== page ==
A world in wax
by Stephan Trescher
Wax is a substance with no shortage of uses. Its applications range from illumination to nursing. It insulates and it soothes; it lubricates and heals. It goes into ointments, salves and creams; into candles and flares. Even earplugs, from Odysseus to modern German Ohropax. But do it uses include art? As encaustic, wax has been part of the painting process since antiquity, and to this day it is used to fashion death masks, votive figures and scenes of the Nativity. No less familiar is its supporting role in sculpture for maquettes and models, and in the cire-perdue or lost wax method of bronze casting. But what is virtually unknown is wax itself being the stuff of art.
Inge Gutbrod's achievement is to have released wax from the constraints of its hitherto supporting role and thrust it into the limelight. The place where her upgrade of this 'unbefitting' material to the status of main protagonist is at its most apparent is also where she makes her most daring leap of the imagination. She has taken it where one would least expect it – into the realm of architecture.
Wall, Gate and Tower
The first of Gutbrod's architectural sculptures was her 1995 Wachs-Haus, and it was here she established the method that she has applied to all her architectural pieces since. Industrial sheets of paraffin wax measuring 11 5/8 inches by 7 1/2 inches (49.5 cm x 29.5 cm) are mounted onto a grille made of fine strips of iron with narrow flanges. The panels are assembled from the ground up and the sheets are affixed to the frame by means of iron prongs crossing the strips, the sheets being carefully incised (by hand, an arduous toil) so as to create an exact dovetail. The result is a closed surface of white wax, criss-crossed by the rectangular lattice of black lines that constitute the frame.
In Wachs-Haus two long panels and two narrow panels are conjoined to a ceiling panel of the same construction, thus enclosing a rectangular space, which, by means of a slot resembling a door on one of the narrow sides, may even be entered. The door is what transmutes the piece into architecture, opening up–literally–a new dimension to the spectator. What was a rigorously geometric figure of wax has gone from being a bulky sculpture to being a room of its own. What was an inner hollow bounded by an outer envelope has left the confines of the imagination and become a dwelling, endowed with both interior and exterior.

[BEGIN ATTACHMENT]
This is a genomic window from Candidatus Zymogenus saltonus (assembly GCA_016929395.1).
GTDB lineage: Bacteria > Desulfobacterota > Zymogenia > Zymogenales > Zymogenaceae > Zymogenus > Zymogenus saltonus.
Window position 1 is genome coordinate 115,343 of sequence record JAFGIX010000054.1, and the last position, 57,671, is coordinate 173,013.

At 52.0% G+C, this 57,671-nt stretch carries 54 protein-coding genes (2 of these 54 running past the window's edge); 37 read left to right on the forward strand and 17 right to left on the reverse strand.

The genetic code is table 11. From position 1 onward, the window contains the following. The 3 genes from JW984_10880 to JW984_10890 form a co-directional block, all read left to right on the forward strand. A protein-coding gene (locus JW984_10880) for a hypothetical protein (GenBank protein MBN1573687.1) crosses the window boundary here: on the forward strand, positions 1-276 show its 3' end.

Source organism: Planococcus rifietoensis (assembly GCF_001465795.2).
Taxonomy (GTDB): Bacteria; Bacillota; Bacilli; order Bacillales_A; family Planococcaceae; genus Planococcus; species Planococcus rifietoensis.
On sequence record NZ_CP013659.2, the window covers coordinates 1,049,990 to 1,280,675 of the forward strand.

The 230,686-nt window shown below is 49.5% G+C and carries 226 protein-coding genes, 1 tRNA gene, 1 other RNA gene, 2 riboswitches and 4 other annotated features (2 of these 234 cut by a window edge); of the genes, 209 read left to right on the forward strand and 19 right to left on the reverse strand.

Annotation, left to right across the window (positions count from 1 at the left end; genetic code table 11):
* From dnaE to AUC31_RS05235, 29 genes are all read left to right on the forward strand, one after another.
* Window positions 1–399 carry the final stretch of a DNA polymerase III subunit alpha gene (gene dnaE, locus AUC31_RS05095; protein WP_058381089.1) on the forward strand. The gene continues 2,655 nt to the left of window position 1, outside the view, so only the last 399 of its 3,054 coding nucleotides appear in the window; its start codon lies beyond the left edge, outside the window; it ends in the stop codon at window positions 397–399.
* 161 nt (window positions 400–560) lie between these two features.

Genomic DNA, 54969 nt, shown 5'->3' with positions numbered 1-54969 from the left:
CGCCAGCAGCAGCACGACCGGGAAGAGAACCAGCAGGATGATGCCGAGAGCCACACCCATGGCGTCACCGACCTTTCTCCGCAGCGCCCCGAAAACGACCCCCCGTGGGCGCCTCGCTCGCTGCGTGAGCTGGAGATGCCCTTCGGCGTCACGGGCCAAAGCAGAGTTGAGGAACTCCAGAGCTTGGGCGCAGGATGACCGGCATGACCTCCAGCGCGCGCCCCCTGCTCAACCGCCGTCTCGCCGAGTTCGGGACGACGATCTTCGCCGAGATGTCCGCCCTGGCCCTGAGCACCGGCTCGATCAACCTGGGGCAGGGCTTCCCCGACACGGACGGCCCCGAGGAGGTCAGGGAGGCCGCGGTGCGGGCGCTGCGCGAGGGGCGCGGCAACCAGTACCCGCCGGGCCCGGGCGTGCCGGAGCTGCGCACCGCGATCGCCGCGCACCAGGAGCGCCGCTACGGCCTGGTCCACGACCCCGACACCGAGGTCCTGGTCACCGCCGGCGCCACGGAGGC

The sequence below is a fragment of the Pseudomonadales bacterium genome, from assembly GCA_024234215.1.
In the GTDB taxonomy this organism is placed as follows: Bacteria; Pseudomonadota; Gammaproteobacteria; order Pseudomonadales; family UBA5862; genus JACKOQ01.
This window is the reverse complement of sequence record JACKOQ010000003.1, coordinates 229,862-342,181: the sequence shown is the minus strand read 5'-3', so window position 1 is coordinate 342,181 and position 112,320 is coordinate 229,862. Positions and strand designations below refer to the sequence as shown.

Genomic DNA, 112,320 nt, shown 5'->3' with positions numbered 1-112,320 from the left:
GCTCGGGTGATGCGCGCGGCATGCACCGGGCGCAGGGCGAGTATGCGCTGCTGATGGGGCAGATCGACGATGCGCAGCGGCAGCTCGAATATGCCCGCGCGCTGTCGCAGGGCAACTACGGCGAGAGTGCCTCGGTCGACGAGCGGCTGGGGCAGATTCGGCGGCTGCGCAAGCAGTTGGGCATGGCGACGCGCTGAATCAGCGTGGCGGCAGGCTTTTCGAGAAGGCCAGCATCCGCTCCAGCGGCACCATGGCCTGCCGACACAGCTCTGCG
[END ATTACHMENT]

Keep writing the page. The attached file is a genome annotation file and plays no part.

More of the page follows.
This perceptual shift will only take effect if the spectator actually avails himself of the opportunity and steps inside the structure. While they are all clearly accessible, it is intrinsic to Gutbrod's pieces that they are far from identical in the degree of access they afford. Wachs-Haus, for one, demands its observer squeeze through one opening providing both ingress and exit, making it cavelike, with a corresponding sense of both homeliness and danger. Tor zur Welt on the other hand, is so demonstrably a portal to the world beyond, so very right to stride through, that an observer wishing to tarry awhile beneath its arch will require no small measure of willpower to do so. The greatest scope for both lingering and looking comes in the tall form of the piece entitled tower. With its four doorways facing each other, it is in every sense the most accessible of the three.
This is exceeded only by the piece named mobil, where the architectonics have mutated into merely a residual potential of being architecture. Five wall-panels in a set which, depending on their deployment, take up position as screens to partition a room, as a loose maze or as a closed cuboid. Mobilis also the piece where the resemblance to traditional Japanese architecture is at its most apparent. Traditional shoji screens – panels of rice paper spanning wooden frames – are both portable and translucent, enabling a space to be partitioned with great flexibility. Visually too, they resemble the work of Inge Gutbrod, in their grid of black and white. It is from this repetition of identical forms that the works attain their austere power. When they completely surround the spectator, ceiling and walls, they can – as well as generating a sense of calm – be quite overwhelming. But the factor that most influences how the works will be perceived is the quality of available light in the exhibition space. Light determines what colour the paraffin wax will take on and the degree of its transparency. The semblance thus, is now the warm shimmer of those alabaster windows found in mediaeval churches, now the fibrous filigree of Japanese rice paper, now even the interior of an igloo. The quality of available light will also determine what features come to the fore in the sheets of wax themselves. Whether it is the irregularities, streaks and air bubbles trapped within, or the smooth glossy wax surface. This opaque luminosity lends an ethereal quality to the space, extending to any visitor to it. With light suffusing from all sides, anyone coming into this space will be flooded in waxen light, will feel as if enclosed in gleaming cotton wool.